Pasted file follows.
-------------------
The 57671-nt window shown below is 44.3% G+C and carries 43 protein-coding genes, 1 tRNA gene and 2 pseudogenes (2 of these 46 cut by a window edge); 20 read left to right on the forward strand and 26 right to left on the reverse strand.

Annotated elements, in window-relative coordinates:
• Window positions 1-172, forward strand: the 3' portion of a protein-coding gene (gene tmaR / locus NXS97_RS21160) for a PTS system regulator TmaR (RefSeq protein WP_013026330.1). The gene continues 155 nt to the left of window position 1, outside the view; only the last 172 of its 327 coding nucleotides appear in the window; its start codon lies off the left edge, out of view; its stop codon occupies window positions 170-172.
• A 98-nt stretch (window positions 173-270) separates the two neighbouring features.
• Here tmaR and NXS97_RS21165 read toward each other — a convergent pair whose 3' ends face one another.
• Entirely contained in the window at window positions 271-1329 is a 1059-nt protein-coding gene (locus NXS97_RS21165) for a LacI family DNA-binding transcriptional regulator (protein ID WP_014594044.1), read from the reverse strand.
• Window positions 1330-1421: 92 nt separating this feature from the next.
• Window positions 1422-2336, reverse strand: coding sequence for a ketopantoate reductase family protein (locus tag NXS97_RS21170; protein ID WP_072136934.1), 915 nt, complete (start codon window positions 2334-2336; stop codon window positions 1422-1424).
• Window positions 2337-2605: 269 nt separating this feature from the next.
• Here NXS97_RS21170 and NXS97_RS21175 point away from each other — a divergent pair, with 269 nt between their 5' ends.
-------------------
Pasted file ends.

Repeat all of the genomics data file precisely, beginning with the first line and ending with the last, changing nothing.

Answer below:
The 57671-nt window shown below is 44.3% G+C and carries 43 protein-coding genes, 1 tRNA gene and 2 pseudogenes (2 of these 46 cut by a window edge); 20 read left to right on the forward strand and 26 right to left on the reverse strand.

Annotated elements, in window-relative coordinates:
• Window positions 1-172, forward strand: the 3' portion of a protein-coding gene (gene tmaR / locus NXS97_RS21160) for a PTS system regulator TmaR (RefSeq protein WP_013026330.1). The gene continues 155 nt to the left of window position 1, outside the view; only the last 172 of its 327 coding nucleotides appear in the window; its start codon lies off the left edge, out of view; its stop codon occupies window positions 170-172.
• A 98-nt stretch (window positions 173-270) separates the two neighbouring features.
• Here tmaR and NXS97_RS21165 read toward each other — a convergent pair whose 3' ends face one another.
• Entirely contained in the window at window positions 271-1329 is a 1059-nt protein-coding gene (locus NXS97_RS21165) for a LacI family DNA-binding transcriptional regulator (protein ID WP_014594044.1), read from the reverse strand.
• Window positions 1330-1421: 92 nt separating this feature from the next.
• Window positions 1422-2336, reverse strand: coding sequence for a ketopantoate reductase family protein (locus tag NXS97_RS21170; protein ID WP_072136934.1), 915 nt, complete (start codon window positions 2334-2336; stop codon window positions 1422-1424).
• Window positions 2337-2605: 269 nt separating this feature from the next.
• Here NXS97_RS21170 and NXS97_RS21175 point away from each other — a divergent pair, with 269 nt between their 5' ends.